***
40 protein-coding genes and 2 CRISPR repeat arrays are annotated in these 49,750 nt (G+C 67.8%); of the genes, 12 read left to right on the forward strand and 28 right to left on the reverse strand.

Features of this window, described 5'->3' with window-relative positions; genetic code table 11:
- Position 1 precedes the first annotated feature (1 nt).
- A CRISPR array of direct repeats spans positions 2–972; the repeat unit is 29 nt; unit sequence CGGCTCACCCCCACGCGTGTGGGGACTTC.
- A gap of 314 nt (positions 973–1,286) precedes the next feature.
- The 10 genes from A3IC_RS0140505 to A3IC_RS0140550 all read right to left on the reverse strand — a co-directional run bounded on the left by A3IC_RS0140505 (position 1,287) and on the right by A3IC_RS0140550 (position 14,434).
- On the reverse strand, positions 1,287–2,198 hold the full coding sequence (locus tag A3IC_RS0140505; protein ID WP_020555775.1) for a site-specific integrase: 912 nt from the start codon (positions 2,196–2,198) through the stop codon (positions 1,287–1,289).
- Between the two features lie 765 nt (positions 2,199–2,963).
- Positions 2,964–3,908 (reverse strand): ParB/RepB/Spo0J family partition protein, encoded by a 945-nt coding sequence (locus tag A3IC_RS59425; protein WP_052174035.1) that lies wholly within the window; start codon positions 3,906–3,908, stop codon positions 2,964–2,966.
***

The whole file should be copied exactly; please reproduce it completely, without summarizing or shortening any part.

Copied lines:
40 protein-coding genes and 2 CRISPR repeat arrays are annotated in these 49,750 nt (G+C 67.8%); of the genes, 12 read left to right on the forward strand and 28 right to left on the reverse strand.

Features of this window, described 5'->3' with window-relative positions; genetic code table 11:
- Position 1 precedes the first annotated feature (1 nt).
- A CRISPR array of direct repeats spans positions 2–972; the repeat unit is 29 nt; unit sequence CGGCTCACCCCCACGCGTGTGGGGACTTC.
- A gap of 314 nt (positions 973–1,286) precedes the next feature.
- The 10 genes from A3IC_RS0140505 to A3IC_RS0140550 all read right to left on the reverse strand — a co-directional run bounded on the left by A3IC_RS0140505 (position 1,287) and on the right by A3IC_RS0140550 (position 14,434).
- On the reverse strand, positions 1,287–2,198 hold the full coding sequence (locus tag A3IC_RS0140505; protein ID WP_020555775.1) for a site-specific integrase: 912 nt from the start codon (positions 2,196–2,198) through the stop codon (positions 1,287–1,289).
- Between the two features lie 765 nt (positions 2,199–2,963).
- Positions 2,964–3,908 (reverse strand): ParB/RepB/Spo0J family partition protein, encoded by a 945-nt coding sequence (locus tag A3IC_RS59425; protein WP_052174035.1) that lies wholly within the window; start codon positions 3,906–3,908, stop codon positions 2,964–2,966.